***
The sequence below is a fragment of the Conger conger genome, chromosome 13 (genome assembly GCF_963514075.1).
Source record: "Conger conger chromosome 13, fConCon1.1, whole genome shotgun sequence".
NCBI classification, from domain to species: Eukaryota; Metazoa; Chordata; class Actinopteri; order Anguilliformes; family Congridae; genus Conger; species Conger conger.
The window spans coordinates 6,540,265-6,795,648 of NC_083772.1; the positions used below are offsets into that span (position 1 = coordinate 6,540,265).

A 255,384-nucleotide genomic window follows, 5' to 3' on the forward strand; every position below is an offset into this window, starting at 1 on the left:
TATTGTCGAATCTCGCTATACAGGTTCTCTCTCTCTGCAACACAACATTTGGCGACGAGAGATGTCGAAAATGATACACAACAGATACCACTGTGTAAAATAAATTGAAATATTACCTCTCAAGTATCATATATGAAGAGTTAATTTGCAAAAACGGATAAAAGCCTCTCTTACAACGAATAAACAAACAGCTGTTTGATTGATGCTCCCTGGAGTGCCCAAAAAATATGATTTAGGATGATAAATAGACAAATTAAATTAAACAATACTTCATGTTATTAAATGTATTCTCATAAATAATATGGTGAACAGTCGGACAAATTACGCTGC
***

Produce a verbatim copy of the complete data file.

The sequence below is a fragment of the Conger conger genome, chromosome 13 (genome assembly GCF_963514075.1).
Source record: "Conger conger chromosome 13, fConCon1.1, whole genome shotgun sequence".
NCBI classification, from domain to species: Eukaryota; Metazoa; Chordata; class Actinopteri; order Anguilliformes; family Congridae; genus Conger; species Conger conger.
The window spans coordinates 6,540,265-6,795,648 of NC_083772.1; the positions used below are offsets into that span (position 1 = coordinate 6,540,265).

A 255,384-nucleotide genomic window follows, 5' to 3' on the forward strand; every position below is an offset into this window, starting at 1 on the left:
TATTGTCGAATCTCGCTATACAGGTTCTCTCTCTCTGCAACACAACATTTGGCGACGAGAGATGTCGAAAATGATACACAACAGATACCACTGTGTAAAATAAATTGAAATATTACCTCTCAAGTATCATATATGAAGAGTTAATTTGCAAAAACGGATAAAAGCCTCTCTTACAACGAATAAACAAACAGCTGTTTGATTGATGCTCCCTGGAGTGCCCAAAAAATATGATTTAGGATGATAAATAGACAAATTAAATTAAACAATACTTCATGTTATTAAATGTATTCTCATAAATAATATGGTGAACAGTCGGACAAATTACGCTGC